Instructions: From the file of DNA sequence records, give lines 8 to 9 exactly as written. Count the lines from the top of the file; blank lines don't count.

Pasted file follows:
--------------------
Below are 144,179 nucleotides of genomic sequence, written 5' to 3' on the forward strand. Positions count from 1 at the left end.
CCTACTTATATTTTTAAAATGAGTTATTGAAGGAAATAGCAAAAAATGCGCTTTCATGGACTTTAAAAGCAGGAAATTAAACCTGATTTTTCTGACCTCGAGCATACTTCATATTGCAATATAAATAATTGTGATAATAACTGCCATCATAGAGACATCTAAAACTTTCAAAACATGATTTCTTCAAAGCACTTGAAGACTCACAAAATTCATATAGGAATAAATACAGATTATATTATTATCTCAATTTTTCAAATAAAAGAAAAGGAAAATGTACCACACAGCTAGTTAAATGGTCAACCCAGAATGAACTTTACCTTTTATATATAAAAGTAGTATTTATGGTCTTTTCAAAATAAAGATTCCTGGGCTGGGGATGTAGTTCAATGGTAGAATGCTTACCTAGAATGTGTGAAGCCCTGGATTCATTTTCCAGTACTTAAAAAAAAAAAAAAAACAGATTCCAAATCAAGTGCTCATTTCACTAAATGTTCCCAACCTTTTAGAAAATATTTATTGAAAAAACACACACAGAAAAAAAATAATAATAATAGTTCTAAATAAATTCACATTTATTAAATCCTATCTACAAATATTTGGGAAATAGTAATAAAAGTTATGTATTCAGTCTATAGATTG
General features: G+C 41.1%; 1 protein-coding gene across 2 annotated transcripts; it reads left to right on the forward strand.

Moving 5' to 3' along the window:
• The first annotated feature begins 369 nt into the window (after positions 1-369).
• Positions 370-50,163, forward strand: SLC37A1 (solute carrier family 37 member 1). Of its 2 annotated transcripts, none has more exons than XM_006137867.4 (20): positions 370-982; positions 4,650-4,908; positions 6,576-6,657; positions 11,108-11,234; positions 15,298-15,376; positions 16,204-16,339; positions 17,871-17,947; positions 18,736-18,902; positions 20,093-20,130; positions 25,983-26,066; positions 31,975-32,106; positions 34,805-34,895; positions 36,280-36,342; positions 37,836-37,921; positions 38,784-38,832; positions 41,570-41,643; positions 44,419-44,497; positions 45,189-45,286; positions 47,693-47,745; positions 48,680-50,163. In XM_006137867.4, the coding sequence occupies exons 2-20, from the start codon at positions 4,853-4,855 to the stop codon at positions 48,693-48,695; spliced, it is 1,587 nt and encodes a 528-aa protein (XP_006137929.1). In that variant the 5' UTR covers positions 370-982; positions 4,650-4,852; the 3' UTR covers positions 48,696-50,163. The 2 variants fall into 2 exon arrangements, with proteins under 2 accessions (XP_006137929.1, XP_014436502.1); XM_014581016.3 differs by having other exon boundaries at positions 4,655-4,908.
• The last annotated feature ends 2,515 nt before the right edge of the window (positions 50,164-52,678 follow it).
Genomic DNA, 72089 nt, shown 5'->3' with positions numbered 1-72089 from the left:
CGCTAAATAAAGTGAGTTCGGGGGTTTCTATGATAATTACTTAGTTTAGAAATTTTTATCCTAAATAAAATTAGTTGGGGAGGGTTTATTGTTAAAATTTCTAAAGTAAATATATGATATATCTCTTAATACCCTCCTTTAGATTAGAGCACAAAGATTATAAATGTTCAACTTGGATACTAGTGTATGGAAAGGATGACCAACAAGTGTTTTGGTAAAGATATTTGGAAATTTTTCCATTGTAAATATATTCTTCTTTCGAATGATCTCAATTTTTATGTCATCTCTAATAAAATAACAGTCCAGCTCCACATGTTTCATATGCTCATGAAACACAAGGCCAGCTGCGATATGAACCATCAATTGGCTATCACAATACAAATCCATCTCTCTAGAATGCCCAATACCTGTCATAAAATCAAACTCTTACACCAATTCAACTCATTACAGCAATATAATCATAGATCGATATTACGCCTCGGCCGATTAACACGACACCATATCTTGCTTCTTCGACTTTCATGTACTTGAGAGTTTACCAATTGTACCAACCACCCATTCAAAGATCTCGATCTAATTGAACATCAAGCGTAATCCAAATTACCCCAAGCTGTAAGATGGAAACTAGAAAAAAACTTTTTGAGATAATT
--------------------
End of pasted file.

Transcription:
Genomic DNA, 72089 nt, shown 5'->3' with positions numbered 1-72089 from the left:
CGCTAAATAAAGTGAGTTCGGGGGTTTCTATGATAATTACTTAGTTTAGAAATTTTTATCCTAAATAAAATTAGTTGGGGAGGGTTTATTGTTAAAATTTCTAAAGTAAATATATGATATATCTCTTAATACCCTCCTTTAGATTAGAGCACAAAGATTATAAATGTTCAACTTGGATACTAGTGTATGGAAAGGATGACCAACAAGTGTTTTGGTAAAGATATTTGGAAATTTTTCCATTGTAAATATATTCTTCTTTCGAATGATCTCAATTTTTATGTCATCTCTAATAAAATAACAGTCCAGCTCCACATGTTTCATATGCTCATGAAACACAAGGCCAGCTGCGATATGAACCATCAATTGGCTATCACAATACAAATCCATCTCTCTAGAATGCCCAATACCTGTCATAAAATCAAACTCTTACACCAATTCAACTCATTACAGCAATATAATCATAGATCGATATTACGCCTCGGCCGATTAACACGACACCATATCTTGCTTCTTCGACTTTCATGTACTTGAGAGTTTACCAATTGTACCAACCACCCATTCAAAGATCTCGATCTAATTGAACATCAAGCGTAATCCAAATTACCCCAAGCTGTAAGATGGAAACTAGAAAAAAACTTTTTGAGATAATT